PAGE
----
New tools for mapping city systems: Understanding complexity in urban ecosystems

By Pedro Portela, on August 8th, 2017

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As societies become increasingly complex and unpredictable, cities’ decision-making models and strategic development tools also need to evolve.

Here is a case study to illustrate how a simple public consultation process can provide a clear understanding of a social system. The process is based on notions from systems thinking, complexity and network theory.

Take the city of Amarante, Portugal.

A city located 50km away from Porto, nestled between the famous Douro River Valley and the Mountain ranges of Marão, Amarante is part of the URBACT City Center Doctor (CCD) network and has been carrying out a series of public consultations since December 2016 to diagnose the health of its city-centre.

One of the actions carried out by the URBACT Local Group consisted of using the Start-Stop-Continue-Improve assessment tool. This simple tool involves asking people on the streets what they would like to see started, stopped, improved and continued in the city centre.

This exercise was done twice in Amarante. First, we heard the voices of our European partners during a visit of the group to Amarante in December. Then, in January, the URBACT Local Group took to the market on a Saturday morning and spent a good part of the morning asking shoppers to contribute to this diagnosis exercise.

The exercise, besides being fun and engaging, produced a collection of “post-it notes” gathering dozens of ideas and suggestions, some of them quite unexpected.

What to do with all the “post-its”?

In a recent Local Action Group meeting in Amarante, the results from these actions as well as an online survey were presented to the group and provided a lot of material for interesting discussion.

But, beyond providing kindling for debate, can this collection of “post-its” reveal deeper insights?

Systems Thinking (ST) is a discipline that invites you to look for the underlying structures that promote specific patterns of events.  So Systems Thinking is the perfect tool to use when you’re trying to look beyond the obvious and beyond the data you have just collected. It focuses on the relationships between variables rather than on the variables themselves.

In our case, we were looking for a better way to have a bird’s eye view of what the citizens were telling us. Are there any hidden patterns? Are there any relationships between the proposals put forward? Are there any significant clusters of actions? What is the leverage of each action, i.e. are there any actions that have a potentially higher impact?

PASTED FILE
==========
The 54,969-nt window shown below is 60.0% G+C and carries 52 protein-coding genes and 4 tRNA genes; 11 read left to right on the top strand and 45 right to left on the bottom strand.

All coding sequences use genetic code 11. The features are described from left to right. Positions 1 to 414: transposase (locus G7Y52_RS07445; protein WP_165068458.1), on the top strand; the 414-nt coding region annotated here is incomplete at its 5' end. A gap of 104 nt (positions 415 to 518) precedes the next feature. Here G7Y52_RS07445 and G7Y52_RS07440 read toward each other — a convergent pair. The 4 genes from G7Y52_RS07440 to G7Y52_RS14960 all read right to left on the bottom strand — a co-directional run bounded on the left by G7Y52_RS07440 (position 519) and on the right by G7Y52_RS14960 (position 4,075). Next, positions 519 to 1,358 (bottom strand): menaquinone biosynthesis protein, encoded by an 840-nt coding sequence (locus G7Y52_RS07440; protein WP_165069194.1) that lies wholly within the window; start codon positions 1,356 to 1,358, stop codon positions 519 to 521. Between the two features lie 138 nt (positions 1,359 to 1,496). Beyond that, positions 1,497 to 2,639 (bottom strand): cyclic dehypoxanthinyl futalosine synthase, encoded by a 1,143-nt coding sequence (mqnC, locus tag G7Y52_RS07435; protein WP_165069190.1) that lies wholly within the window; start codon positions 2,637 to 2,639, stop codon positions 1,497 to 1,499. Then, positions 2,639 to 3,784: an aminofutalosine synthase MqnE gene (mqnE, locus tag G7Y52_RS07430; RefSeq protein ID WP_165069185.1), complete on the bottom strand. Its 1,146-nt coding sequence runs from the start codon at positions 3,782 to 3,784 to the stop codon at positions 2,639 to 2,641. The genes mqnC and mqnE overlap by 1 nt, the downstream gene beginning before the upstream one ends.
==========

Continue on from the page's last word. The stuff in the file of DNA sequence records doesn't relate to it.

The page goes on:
Is it possible to take the fragments of ideas and create a bigger, meaningful narrative around the public’s voice

Adding metadata

To start answering these questions about the citizens’ proposals and possible actions, we need to convert these actions into a system. A system with elements (the suggestions for start-stop-improve-continue) and links between them.

We used Kumu.io to create a network map of all the actions. Kumu.io is a powerful web application that promises to provide clarity from complexity by allowing you to perform network analysis, systems and stakeholder maps.

To start unleashing the potential of the map of Amarante citizens’ ideas, we had to first go through a step of adding metadata to each action.

First, we created a new field for each action called Quality of Life (QoL) factor and tried to assign one or more factors to each action.

These factors are:

  1. Public policy
  2. Economy
  3. Environment
  4. Social and Cultural
  5. Health and Lifestyle
  6. Civic Engagement

For example, the action “Improve the look of some stores” was linked to QoL factor “Economy” and “Social Cultural” while “Develop regular river clean-up plan” was linked to “Environment”.

This created the first set of links between the actions and brought us a step closer to having a network of actions.